Distance Makes the Soul Forgive

The place I called home was not typical and I have spent all my years since leaving there trying to assimilate the emotional damage done , while at the same time trying to put the pieces of myself back into some semblance of a “normal” human being.

It has not been an easy exercise, with much of the old one step forward, two steps back going on. I mostly try to focus on the steps forward and tell myself every day is a chance at a new start.

Distance and time has assisted in my work, and always brings to mind how when someone dies, suddenly all the bad they did during their lifetime disappears, with only the good memories remaining behind. I used to cynically scoff at that, actually.

I used to wonder how a sinner became a saint overnight.

In my jaded youth, I would think to myself that I was more than capable of reminding them of the shitty behaviours, moral ineptitude and sketchy actions of the dearly departed, if they only agreed to granting me 5 minutes of their time.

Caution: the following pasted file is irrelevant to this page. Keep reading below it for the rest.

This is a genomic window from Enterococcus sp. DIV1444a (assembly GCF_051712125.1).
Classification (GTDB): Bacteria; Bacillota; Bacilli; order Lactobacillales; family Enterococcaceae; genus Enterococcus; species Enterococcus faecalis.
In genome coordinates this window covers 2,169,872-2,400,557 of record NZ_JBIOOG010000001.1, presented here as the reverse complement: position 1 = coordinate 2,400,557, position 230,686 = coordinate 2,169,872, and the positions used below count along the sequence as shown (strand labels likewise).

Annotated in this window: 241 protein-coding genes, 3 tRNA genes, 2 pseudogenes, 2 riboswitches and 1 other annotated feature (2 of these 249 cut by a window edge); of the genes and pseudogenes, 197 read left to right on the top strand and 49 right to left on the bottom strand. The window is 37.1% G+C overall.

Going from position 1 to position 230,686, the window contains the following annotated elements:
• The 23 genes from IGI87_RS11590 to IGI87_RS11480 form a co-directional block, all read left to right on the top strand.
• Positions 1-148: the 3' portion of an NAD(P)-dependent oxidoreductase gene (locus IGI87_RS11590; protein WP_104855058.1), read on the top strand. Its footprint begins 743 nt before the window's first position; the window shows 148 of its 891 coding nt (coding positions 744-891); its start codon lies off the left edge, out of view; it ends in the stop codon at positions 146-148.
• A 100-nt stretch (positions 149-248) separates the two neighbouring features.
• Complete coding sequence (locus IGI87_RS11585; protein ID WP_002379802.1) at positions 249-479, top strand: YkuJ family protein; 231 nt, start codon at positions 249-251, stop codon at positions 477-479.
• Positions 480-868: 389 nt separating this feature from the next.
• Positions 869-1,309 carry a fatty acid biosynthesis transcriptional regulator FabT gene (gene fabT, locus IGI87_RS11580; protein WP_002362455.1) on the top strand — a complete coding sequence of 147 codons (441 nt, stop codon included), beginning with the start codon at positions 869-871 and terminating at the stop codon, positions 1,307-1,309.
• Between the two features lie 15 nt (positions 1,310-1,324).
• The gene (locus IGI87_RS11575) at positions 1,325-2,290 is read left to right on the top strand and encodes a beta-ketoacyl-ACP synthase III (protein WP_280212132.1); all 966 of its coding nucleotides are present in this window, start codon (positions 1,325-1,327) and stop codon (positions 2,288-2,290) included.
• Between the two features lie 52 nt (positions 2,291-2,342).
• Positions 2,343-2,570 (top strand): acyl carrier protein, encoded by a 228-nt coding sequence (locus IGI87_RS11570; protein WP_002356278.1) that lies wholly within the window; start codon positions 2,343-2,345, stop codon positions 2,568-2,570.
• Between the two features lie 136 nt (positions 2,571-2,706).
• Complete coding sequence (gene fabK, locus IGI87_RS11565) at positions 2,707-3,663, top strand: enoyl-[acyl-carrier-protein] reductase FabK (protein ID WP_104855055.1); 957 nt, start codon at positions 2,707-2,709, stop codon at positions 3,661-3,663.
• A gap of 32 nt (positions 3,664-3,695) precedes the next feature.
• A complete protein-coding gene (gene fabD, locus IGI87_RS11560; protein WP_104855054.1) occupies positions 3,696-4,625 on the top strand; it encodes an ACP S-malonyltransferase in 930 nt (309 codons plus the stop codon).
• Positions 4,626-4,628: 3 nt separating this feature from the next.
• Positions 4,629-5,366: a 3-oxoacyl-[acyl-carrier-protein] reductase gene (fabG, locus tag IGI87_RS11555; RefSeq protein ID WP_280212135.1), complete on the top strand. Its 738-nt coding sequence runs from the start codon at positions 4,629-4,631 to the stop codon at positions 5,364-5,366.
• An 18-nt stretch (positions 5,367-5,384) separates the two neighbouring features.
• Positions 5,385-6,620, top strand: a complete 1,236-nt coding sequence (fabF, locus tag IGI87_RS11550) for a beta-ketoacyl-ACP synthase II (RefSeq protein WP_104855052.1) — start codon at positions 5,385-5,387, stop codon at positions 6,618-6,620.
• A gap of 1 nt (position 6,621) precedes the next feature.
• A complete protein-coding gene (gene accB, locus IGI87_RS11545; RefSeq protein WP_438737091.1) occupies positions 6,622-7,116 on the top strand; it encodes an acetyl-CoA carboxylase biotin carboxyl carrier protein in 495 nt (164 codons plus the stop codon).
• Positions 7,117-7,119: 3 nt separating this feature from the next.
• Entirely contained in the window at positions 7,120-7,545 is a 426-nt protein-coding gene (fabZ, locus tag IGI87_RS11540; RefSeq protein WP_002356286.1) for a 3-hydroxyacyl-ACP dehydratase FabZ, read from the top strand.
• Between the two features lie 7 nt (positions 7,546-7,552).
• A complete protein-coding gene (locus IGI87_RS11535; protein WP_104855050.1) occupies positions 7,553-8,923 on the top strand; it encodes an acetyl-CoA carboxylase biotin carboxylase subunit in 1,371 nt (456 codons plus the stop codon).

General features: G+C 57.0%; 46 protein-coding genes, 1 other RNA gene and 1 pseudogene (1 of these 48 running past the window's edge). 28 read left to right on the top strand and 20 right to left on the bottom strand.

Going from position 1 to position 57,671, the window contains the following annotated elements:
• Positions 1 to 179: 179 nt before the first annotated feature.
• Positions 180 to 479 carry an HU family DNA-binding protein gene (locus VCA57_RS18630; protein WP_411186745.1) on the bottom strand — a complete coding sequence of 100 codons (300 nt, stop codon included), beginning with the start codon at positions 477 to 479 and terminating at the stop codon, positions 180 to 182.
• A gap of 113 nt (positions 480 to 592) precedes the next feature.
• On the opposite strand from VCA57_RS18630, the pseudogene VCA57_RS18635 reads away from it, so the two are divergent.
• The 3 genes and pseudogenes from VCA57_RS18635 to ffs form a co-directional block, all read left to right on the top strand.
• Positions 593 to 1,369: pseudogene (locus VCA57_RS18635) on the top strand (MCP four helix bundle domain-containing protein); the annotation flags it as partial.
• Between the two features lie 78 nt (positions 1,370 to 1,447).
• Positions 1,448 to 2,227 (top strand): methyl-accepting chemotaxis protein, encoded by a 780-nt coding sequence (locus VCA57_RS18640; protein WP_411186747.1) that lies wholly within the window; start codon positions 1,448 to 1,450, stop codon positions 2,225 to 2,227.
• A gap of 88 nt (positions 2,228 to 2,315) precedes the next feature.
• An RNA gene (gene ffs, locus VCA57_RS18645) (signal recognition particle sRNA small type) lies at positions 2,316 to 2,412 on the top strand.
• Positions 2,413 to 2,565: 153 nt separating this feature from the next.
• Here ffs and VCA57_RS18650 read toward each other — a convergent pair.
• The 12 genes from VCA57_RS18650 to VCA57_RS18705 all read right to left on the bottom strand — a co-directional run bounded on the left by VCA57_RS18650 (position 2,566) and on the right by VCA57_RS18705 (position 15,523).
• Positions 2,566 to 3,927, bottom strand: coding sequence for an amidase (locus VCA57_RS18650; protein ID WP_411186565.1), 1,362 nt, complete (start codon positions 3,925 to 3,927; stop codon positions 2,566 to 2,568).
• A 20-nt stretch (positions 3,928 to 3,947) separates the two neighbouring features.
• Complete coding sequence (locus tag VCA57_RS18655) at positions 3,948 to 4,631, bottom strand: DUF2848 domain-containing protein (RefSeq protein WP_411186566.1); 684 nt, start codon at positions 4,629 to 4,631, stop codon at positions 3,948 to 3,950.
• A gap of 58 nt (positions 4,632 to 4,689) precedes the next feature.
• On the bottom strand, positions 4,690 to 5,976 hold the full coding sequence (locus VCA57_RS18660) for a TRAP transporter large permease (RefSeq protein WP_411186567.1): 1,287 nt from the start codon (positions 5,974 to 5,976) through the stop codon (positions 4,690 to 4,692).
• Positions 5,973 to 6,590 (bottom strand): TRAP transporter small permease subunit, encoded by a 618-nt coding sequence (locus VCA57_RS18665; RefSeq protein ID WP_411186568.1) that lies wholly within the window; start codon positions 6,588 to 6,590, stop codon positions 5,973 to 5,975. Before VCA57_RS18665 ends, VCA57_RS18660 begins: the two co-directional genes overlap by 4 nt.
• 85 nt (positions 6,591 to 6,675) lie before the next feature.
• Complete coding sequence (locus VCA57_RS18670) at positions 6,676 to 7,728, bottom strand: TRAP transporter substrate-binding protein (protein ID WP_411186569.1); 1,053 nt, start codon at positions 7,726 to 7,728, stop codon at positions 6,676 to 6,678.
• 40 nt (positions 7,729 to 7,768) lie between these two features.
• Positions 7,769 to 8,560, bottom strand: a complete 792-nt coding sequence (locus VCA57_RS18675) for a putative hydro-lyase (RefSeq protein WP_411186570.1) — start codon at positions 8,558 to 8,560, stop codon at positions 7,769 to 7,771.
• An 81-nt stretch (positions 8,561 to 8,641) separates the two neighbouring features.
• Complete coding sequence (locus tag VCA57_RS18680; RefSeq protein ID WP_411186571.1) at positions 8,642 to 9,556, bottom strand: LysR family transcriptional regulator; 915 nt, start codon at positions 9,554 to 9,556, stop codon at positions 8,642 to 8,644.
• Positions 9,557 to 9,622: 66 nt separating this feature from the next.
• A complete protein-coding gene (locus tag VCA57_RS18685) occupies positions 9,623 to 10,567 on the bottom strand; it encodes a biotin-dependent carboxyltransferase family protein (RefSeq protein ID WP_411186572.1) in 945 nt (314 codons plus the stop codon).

Now, I find myself in that same group I used to internally scorn, when remembering my family who have all left me behind on this mortal coil. I am not sure if it is the distance of time or aging, but something has softened the edges of the shards of pain that their memories used to cause.

My memories are hazier and softer and are mainly composed of times spent together laughing.

I have to try really hard to catch hold of a bad memory anymore.

Is it my own need to find peace or resolution that has caused this shift within me?

Is it the passage of time or is it a willingness to let go of resentments and grudges and laying blame for all the mistakes I made after leaving?

Maybe it is all those things combined.

All I know today is that I am grateful for the peace and I feel much lighter from letting the weight of bygone resentments disperse as I walk along the rest of my path.

 

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3 thoughts on “Distance Makes the Soul Forgive”

  1. I think all that happens to us — the fuzzier edges and softness, etc. — when we realize we’re all just human, fragile, and flawed. When we realize that we join the group and instead of “me and them” we become “us.’ Sort of puts things in a different perspective. Especially when we realize our parents weren’t perfect. I’ve missed your blogs, sweetie. ❤

    Liked by 1 person

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